The rallying dollar has eased inflation worries, boosting stock prices. Since mid-July, the currency's gain has pushed down prices for oil...
The rallying dollar has eased inflation worries, boosting stock prices.
Since mid-July, the currency’s gain has pushed down prices for oil, gold and other commodities priced in dollars, as they became more expensive for foreign investors.
Since the euro hit a record high of $1.6038 July 15, it has dipped below $1.50. During that period, the greenback gained 5.5 percent against a basket of six currencies including the euro, while the Standard & Poor’s 500 stock index gained 6.7 percent and oil lost more than 17 percent.
The dollar could be poised to rally further. Investors are betting slowing economic conditions could prompt the European Central Bank (ECB) to cut interest rates to spur the region’s growth. But lower interest rates can undermine a currency. Even if U.S. rates remain steady, lower European rates could give the dollar a boost.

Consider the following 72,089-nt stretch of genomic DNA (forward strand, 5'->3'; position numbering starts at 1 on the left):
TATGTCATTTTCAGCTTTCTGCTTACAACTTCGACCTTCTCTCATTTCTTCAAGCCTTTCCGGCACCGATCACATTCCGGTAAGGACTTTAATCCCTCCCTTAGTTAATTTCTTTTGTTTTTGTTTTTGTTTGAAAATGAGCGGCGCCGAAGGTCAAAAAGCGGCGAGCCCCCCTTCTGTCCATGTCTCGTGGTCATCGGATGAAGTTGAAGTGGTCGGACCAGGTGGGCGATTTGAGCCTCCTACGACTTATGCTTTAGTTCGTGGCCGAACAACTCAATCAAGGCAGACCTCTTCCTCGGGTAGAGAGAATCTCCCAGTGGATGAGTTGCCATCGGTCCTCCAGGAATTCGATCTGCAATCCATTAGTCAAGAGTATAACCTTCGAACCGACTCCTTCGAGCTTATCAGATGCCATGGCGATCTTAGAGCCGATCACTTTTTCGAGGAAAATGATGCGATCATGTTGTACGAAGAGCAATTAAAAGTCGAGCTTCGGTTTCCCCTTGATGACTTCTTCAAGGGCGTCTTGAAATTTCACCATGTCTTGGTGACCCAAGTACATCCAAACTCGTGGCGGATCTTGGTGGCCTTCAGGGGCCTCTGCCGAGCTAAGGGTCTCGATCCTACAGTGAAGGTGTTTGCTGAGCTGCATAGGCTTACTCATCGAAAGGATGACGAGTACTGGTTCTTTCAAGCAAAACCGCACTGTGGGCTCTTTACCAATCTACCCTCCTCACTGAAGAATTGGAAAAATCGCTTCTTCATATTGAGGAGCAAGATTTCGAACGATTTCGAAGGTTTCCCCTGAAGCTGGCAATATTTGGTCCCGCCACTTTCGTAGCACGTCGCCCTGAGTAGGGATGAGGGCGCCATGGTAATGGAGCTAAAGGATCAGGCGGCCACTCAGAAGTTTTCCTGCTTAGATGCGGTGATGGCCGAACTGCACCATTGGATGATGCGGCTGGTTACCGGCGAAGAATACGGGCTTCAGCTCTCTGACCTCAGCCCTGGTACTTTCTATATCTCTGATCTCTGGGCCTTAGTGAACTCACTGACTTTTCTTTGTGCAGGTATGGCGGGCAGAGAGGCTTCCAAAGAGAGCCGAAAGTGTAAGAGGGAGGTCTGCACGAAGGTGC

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Bob Doll, BlackRock’s global chief investment officer for equities, thinks the ECB might begin easing by mid-2009.
A weak dollar has juiced profit for U.S. companies with big foreign sales. This streak could end if the dollar keeps climbing, but in general, U.S. stocks are well-positioned, Doll writes.
“While a stronger dollar would detract from overseas earnings by U.S. companies, it would reflect a shift in economic growth patterns whereby global growth would be slowing faster than U.S. growth,” he adds.
Last week, the Federal Reserve held its benchmark interest rate steady at 2 percent, but Credit Suisse Foreign Exchange Strategist Ray Farris says investors expect the central bank to raise rates later this year.
Farris isn’t convinced the Fed will do that, as growth remains sluggish, but he notes higher U.S. rates would give the dollar more room to rise.